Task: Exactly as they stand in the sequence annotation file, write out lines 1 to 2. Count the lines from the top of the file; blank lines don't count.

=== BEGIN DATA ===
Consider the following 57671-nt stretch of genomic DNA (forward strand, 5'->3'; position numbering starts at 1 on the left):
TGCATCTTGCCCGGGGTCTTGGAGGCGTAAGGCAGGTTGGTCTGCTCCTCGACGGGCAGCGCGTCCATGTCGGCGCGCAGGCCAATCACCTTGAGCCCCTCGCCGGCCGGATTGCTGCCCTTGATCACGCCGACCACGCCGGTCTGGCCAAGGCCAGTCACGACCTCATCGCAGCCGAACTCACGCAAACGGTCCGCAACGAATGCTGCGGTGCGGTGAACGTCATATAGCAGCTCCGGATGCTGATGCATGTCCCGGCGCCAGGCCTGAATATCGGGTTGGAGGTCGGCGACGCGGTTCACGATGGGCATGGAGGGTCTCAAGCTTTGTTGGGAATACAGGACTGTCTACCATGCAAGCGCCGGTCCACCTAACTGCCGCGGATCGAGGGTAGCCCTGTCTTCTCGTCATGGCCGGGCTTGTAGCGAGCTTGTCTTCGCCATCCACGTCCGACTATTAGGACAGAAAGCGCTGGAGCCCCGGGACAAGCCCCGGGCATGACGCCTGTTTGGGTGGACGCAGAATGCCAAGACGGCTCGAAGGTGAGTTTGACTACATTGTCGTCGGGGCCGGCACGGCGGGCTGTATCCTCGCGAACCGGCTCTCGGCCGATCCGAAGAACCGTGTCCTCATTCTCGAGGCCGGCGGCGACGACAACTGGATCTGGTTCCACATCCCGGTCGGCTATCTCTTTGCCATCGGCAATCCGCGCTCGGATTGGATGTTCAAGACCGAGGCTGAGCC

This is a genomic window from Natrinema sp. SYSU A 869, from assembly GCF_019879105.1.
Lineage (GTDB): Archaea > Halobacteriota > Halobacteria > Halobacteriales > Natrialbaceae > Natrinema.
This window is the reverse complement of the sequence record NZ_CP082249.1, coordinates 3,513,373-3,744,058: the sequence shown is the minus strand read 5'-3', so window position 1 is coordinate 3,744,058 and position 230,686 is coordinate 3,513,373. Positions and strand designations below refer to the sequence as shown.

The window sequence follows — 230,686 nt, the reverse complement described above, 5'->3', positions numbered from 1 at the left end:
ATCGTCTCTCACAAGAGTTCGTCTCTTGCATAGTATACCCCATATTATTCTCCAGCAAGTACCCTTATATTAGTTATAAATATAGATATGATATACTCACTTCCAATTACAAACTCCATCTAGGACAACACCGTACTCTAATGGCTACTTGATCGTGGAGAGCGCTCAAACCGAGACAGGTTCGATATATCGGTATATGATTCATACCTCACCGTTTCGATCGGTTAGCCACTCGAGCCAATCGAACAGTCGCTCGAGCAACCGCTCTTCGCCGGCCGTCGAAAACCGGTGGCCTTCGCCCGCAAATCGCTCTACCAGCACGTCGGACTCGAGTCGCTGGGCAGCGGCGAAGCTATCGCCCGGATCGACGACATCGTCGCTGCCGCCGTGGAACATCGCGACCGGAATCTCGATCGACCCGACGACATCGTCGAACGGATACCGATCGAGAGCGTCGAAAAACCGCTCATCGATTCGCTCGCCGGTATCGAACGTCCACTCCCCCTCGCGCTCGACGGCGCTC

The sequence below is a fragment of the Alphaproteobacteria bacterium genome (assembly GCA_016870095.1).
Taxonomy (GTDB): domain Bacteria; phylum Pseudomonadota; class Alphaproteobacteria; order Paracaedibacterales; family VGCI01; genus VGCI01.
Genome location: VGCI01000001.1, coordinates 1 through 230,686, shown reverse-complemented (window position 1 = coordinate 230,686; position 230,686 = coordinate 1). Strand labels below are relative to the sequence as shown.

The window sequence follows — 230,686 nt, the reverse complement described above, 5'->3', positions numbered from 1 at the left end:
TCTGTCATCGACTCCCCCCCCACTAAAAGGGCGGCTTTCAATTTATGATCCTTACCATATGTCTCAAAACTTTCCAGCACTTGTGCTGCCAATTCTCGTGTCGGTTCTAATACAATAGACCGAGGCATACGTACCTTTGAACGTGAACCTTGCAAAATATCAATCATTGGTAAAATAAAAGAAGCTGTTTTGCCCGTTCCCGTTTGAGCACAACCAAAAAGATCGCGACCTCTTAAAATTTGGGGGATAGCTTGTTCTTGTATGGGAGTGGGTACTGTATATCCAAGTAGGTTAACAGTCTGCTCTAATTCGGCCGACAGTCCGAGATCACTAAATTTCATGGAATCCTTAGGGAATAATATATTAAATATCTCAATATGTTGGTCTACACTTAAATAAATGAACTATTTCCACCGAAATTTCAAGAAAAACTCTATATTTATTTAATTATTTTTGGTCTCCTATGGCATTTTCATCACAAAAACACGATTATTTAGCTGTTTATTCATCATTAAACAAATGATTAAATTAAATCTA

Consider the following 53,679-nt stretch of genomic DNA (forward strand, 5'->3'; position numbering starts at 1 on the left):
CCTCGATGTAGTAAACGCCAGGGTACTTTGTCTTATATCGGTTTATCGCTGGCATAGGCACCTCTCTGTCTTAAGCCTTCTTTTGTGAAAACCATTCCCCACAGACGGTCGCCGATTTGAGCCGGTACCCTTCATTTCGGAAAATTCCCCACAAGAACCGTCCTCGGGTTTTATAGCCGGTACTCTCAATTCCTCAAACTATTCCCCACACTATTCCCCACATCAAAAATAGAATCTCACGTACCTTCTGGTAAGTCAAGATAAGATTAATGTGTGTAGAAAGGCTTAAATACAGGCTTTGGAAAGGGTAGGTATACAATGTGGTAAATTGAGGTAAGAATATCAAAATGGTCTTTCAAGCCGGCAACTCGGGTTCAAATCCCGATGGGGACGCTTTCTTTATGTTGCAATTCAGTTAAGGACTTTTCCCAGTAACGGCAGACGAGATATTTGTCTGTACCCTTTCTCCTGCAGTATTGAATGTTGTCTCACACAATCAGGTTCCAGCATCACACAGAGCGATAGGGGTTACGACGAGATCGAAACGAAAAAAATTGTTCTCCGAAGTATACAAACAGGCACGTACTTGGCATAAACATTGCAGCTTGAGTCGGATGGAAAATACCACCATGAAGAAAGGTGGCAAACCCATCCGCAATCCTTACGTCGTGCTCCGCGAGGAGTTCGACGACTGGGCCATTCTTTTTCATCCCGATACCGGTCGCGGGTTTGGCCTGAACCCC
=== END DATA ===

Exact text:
Consider the following 57671-nt stretch of genomic DNA (forward strand, 5'->3'; position numbering starts at 1 on the left):
TGCATCTTGCCCGGGGTCTTGGAGGCGTAAGGCAGGTTGGTCTGCTCCTCGACGGGCAGCGCGTCCATGTCGGCGCGCAGGCCAATCACCTTGAGCCCCTCGCCGGCCGGATTGCTGCCCTTGATCACGCCGACCACGCCGGTCTGGCCAAGGCCAGTCACGACCTCATCGCAGCCGAACTCACGCAAACGGTCCGCAACGAATGCTGCGGTGCGGTGAACGTCATATAGCAGCTCCGGATGCTGATGCATGTCCCGGCGCCAGGCCTGAATATCGGGTTGGAGGTCGGCGACGCGGTTCACGATGGGCATGGAGGGTCTCAAGCTTTGTTGGGAATACAGGACTGTCTACCATGCAAGCGCCGGTCCACCTAACTGCCGCGGATCGAGGGTAGCCCTGTCTTCTCGTCATGGCCGGGCTTGTAGCGAGCTTGTCTTCGCCATCCACGTCCGACTATTAGGACAGAAAGCGCTGGAGCCCCGGGACAAGCCCCGGGCATGACGCCTGTTTGGGTGGACGCAGAATGCCAAGACGGCTCGAAGGTGAGTTTGACTACATTGTCGTCGGGGCCGGCACGGCGGGCTGTATCCTCGCGAACCGGCTCTCGGCCGATCCGAAGAACCGTGTCCTCATTCTCGAGGCCGGCGGCGACGACAACTGGATCTGGTTCCACATCCCGGTCGGCTATCTCTTTGCCATCGGCAATCCGCGCTCGGATTGGATGTTCAAGACCGAGGCTGAGCC